19 April 2018

Sleuth: Gail Bowen on Writing Mysteries
by Gail Bowen
Published by University of Regina Press
Review by Keith Foster
$18.95 ISBN 978-0-88977-524-4

If you’ve ever considered writing a mystery novel, Gail Bowen provides the perfect opportunity in her latest book, Sleuth: Gail Bowen on Writing Mysteries. She reveals the secrets to her success and offers a step-by-step, how-to process for other writers to emulate.

Bowen coaxes writers – all writers, not just those working on mystery novels – to ask themselves, “What do I hope to accomplish with this piece of writing?” In her opinion, giving readers pleasure is ample enough reason to write in the mystery genre.

She’s been writing for thirty years and offers her wealth of experience and encouragement to aspiring writers. “If you can’t imagine your life without writing, then you’re a real writer,” she says.

Bowen stresses the need for accuracy. Just because you’re writing fiction doesn’t mean you can play loose with the facts. If a reader finds just one discrepancy in logic, the entire novel may become suspect.

Emphasizing the mantra to show, don’t tell, she encourages writers to incorporate all five senses into their writing. She shows the importance of subplot and the role of secondary characters in novels, backing up her assertions by quoting from writers like Stephen King and Raymond Chandler.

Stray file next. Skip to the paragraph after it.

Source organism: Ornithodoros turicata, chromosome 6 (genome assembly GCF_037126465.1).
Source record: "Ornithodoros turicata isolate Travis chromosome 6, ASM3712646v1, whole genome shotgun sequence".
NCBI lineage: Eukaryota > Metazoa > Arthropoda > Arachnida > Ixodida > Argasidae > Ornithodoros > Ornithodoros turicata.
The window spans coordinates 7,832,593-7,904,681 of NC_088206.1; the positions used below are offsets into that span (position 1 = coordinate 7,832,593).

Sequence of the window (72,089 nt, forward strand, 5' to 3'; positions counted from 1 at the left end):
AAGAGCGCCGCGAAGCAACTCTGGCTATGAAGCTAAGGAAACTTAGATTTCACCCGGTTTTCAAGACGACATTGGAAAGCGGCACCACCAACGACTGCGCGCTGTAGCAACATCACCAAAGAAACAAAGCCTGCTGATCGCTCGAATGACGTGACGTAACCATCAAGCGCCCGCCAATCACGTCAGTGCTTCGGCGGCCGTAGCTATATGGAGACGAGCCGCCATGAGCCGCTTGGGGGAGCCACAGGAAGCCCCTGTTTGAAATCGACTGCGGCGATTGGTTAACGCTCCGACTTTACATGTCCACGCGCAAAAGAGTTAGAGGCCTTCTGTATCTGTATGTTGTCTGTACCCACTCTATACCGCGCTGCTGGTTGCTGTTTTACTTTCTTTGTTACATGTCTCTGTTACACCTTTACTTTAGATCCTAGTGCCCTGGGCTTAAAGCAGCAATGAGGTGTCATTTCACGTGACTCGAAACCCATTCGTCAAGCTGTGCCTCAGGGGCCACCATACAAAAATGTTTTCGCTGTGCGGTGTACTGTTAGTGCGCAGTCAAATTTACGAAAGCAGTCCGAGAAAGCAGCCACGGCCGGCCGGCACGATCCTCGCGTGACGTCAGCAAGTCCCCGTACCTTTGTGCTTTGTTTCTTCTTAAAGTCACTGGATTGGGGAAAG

Bowen also uses examples from her own work. With eighteen novels (and counting) in her Joanne Kilbourn mystery series alone, she has a lot of material to draw on, supplying the secrets to sustaining a series of novels. By following her tips and guidelines, writers can transform their material into novels that stand out. Her tips alone are worth the price of the book.

Bowen has a knack for making her characters seem real, especially Joanne Kilbourn, who comes across as endearingly human, the type of person one would enjoy sitting down with and sharing a cup of coffee.

Although she concedes there are similarities between herself and her main character, Bowen says her novels are not autobiographical. She explains why she selected Regina as the setting for her Joanne Kilbourn novels and how she made this location work for her.

Bowen writes in the same vivacious style she speaks. Pointing out that January 24 is the feast day of Francis de Sales, the patron saint of writers and journalists, she notes, “I understand he’s available 24/7.”

Sleuth is delightful reading, with a synopsis of many of Joanne Kilbourn’s activities over the years, and a hint of what is yet to come. If your purpose is simply an enjoyable read, Sleuth will do the trick. If you do plan to write a mystery novel, why not learn from one of the best?


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